Next week, on March 8th, Disney's latest Movie, Oz The Great and Powerful, comes to theaters. Being the huge L. Frank Baum fan that I am, and having grown up enchanted by the 1939 version, I've been looking forward to this. I've read some of Baum's other works, so I thought I'd finally give the Wizard of Oz series a try. Granted, this latest movie serves as a prequel and goes outside of what Baum original wrote; I wanted to experience Oz the way it was first imagined.
I'm not far into the story, only the fifth chapter, and I already feel as if my Oz World has been shattered. Not in a bad way, but in a, "Wow, they seriously changed some things" sort of way. Glinda The Good Witch, enchanting in technicolor pink, greats Dorothy when she literally falls into Oz. That image will forever be in my mind, and Glinda standing on the yellow brink road while giving Dorothy advice is iconic. But that's not in the book.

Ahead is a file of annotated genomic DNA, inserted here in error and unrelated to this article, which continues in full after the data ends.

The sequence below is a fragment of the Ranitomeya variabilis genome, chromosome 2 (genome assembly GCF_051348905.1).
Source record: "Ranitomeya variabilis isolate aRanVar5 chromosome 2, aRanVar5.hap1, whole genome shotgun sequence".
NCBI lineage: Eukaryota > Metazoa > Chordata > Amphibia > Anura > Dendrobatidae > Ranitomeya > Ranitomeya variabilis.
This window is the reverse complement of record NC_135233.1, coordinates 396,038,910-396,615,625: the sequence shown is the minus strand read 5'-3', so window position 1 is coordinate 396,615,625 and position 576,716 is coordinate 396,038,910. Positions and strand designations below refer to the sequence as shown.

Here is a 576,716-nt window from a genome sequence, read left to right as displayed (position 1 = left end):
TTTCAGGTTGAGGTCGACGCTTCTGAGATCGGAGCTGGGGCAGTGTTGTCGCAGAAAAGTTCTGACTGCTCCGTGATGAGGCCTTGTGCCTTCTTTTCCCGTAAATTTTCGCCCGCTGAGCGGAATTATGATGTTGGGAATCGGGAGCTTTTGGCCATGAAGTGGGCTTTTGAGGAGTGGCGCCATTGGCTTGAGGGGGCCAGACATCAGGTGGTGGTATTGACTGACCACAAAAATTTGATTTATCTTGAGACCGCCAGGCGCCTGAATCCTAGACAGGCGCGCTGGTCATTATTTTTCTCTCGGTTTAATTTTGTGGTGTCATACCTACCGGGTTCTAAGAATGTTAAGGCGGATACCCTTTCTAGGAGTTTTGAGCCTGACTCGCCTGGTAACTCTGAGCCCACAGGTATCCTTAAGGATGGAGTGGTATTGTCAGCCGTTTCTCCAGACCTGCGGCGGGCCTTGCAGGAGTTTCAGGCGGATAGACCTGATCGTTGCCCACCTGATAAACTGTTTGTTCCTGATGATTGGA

In the book it is the nameless Good Witch of the North, though Baum later named her Locasta in a 1902 stage musical, who greats the mistaken "sorceress" Dorothy. The good witch of the north is described as a "little old women." Nothing glamorous in that. But with all movies, characters are typically eliminated or combined, as was the case here. Glinda, the Good Witch of the South, was named the Good Witch of the North in the Judy Garland version. Though why she couldn't just keep the South title is beyond me.
(Good Witch of the North as pictured in Wonderful Wizard of Oz. Public Domain)
Then I realized something, I believe this character was once again eliminated from the new Disney version. In the trailers they keep showing Mila Kunis, Rachel Weisz, and Michelle Williams. A little Old Women wouldn't fit in very well next to them.